Embattled China Oil Firm Tries to Avert Distress in Bond Tender

(Bloomberg) -- The Chinese oil exploration group MIE Holdings Corp. is seeking to buy more time to repay bondholders as it tries to avert further financial distress, and is willing to almost double its debt-servicing costs to do so. The company has bled cash in the past 12 months, among explorers and industry firms that have found the going tough after crude fell from highs at the end of last year. The tender offer is a better outcome for existing holders, compared to a scenario of an outright default where the recovery amount would be extremely low, according to Leonard Law, an analyst at Lucror Analytics in Singapore. Bondholders could face weak recovery prospects if the company were unable to repay them at the original maturity of the debt. As unsecured creditors, they would stand behind a queue of secured and priority-ranking creditors with 3.16 billion yuan ($472 million) of claims on the group, according to Fitch Ratings.

Exchange Offer Details

MIE is offering to exchange its existing $315.9 million of 7.5 percent notes due on April 25 with new three-year notes paying 13.75 percent annual coupon, according to terms announced on Friday.

Traders have pushed down the price of those notes every month since April 2018 into distressed levels. This follows an earlier move to amend a put option on HK$340 million ($43.3 million) of convertible bonds from Jan. 26 to March 15.

The debt exchange requires no less than 90 percent acceptance level, and comes with an upfront partial cash repayment incentive and a pledge to buy back the new notes from the open market with free cash flow.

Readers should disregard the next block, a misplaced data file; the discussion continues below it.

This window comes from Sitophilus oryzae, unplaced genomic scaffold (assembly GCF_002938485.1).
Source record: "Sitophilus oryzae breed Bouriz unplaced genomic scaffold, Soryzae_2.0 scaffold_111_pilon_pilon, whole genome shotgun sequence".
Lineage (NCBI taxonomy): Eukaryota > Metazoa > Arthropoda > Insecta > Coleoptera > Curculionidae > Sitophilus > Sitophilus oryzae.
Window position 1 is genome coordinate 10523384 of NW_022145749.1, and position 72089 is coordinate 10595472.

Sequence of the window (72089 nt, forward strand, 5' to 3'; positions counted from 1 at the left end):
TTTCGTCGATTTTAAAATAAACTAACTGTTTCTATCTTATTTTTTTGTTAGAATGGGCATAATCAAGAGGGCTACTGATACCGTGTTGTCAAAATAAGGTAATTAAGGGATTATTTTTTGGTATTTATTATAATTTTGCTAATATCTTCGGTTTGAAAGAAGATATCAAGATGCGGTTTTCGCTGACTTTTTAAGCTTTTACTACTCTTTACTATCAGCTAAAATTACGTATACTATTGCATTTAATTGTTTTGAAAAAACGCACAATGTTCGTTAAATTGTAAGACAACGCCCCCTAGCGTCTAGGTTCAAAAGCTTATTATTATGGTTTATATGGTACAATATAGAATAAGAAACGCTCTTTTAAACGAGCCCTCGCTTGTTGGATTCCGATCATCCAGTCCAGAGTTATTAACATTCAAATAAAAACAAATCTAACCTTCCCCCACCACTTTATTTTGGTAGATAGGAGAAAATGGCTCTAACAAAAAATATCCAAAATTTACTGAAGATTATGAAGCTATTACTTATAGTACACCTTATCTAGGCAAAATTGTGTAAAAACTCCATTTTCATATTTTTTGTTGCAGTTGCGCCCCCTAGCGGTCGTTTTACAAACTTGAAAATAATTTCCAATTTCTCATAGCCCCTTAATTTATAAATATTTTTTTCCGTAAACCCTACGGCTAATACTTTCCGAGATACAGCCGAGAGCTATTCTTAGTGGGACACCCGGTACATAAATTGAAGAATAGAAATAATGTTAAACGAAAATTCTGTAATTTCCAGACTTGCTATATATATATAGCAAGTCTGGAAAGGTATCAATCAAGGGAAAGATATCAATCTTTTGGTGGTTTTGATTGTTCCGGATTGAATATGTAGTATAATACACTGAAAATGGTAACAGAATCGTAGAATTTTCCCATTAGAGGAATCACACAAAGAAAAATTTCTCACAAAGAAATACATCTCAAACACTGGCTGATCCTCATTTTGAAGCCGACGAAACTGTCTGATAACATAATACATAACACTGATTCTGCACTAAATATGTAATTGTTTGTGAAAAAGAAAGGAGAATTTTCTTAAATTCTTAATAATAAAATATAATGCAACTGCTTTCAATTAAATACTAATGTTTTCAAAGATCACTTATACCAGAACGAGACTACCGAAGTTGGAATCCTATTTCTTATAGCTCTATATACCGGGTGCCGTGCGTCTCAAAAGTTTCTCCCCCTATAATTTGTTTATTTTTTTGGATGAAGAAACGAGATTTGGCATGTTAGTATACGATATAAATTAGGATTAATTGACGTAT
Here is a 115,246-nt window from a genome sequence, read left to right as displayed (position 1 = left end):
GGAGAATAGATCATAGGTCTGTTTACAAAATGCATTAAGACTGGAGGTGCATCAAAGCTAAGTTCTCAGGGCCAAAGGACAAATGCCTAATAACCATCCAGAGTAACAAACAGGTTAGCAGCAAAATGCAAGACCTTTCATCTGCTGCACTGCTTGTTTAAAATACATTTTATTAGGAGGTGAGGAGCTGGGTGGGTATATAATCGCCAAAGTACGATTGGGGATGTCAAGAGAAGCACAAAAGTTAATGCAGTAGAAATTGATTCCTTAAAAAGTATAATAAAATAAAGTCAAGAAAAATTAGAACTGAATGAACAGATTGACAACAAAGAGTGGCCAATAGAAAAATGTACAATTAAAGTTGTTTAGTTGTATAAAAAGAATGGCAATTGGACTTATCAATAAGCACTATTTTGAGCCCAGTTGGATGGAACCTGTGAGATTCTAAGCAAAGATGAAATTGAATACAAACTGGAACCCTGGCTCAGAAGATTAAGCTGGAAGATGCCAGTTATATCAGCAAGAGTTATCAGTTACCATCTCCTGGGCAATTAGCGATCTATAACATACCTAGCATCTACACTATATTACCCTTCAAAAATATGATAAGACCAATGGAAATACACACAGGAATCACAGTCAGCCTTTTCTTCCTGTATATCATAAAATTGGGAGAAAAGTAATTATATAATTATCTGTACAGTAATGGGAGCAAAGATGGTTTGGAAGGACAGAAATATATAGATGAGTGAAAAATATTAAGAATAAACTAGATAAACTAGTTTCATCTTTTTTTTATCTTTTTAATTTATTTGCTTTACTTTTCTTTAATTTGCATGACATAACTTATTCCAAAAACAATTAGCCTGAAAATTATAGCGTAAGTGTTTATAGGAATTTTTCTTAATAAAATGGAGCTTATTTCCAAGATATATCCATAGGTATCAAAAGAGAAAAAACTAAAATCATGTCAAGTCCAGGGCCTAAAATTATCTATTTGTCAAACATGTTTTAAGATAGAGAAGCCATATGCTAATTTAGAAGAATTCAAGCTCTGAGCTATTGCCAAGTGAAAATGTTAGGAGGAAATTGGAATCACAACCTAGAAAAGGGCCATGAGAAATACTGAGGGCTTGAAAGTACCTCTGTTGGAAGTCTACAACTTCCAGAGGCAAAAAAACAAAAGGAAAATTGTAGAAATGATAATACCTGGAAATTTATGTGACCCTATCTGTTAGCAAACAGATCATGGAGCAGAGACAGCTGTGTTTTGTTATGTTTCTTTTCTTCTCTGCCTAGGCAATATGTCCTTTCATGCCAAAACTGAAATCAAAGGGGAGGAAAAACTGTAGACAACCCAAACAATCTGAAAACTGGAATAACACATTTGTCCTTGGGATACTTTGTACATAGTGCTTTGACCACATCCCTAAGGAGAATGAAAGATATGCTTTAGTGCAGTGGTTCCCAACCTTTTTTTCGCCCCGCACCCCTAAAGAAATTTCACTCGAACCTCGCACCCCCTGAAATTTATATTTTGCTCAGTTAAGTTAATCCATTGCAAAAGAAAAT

Key Insights

But the company’s cash position ahead remains to be seen, as the industry continues to struggle.

Credit markets have already shown mounting concern about the company, amid the broader backdrop of default woes among Chinese borrowers.

Now, noteholders will have to decide whether the extra yield they’d get if they agree to the exchange would be worth essentially making a longer-term commitment to the company.

Most investors in separate MIE bonds had spurned a distressed buyback offer in 2017, and wound up getting repaid in full at maturity the following year. But, as credit strains have increased since, noteholders face a different calculus this time.

“Unlike the previous tender offer exercise in 2017, this is not considered a selective default as there is no haircut on the principal,” said Law at Lucror, which has dropped coverage on MIE and has no recommendation on its bonds.

“That said, MIE’s operating profile remains poor and its liquidity is inadequate," he said. “The company is likely to remain distressed in the absence of a significant surge in oil prices.”

2019-03-01 03:34:06.917 GMT

By David Yong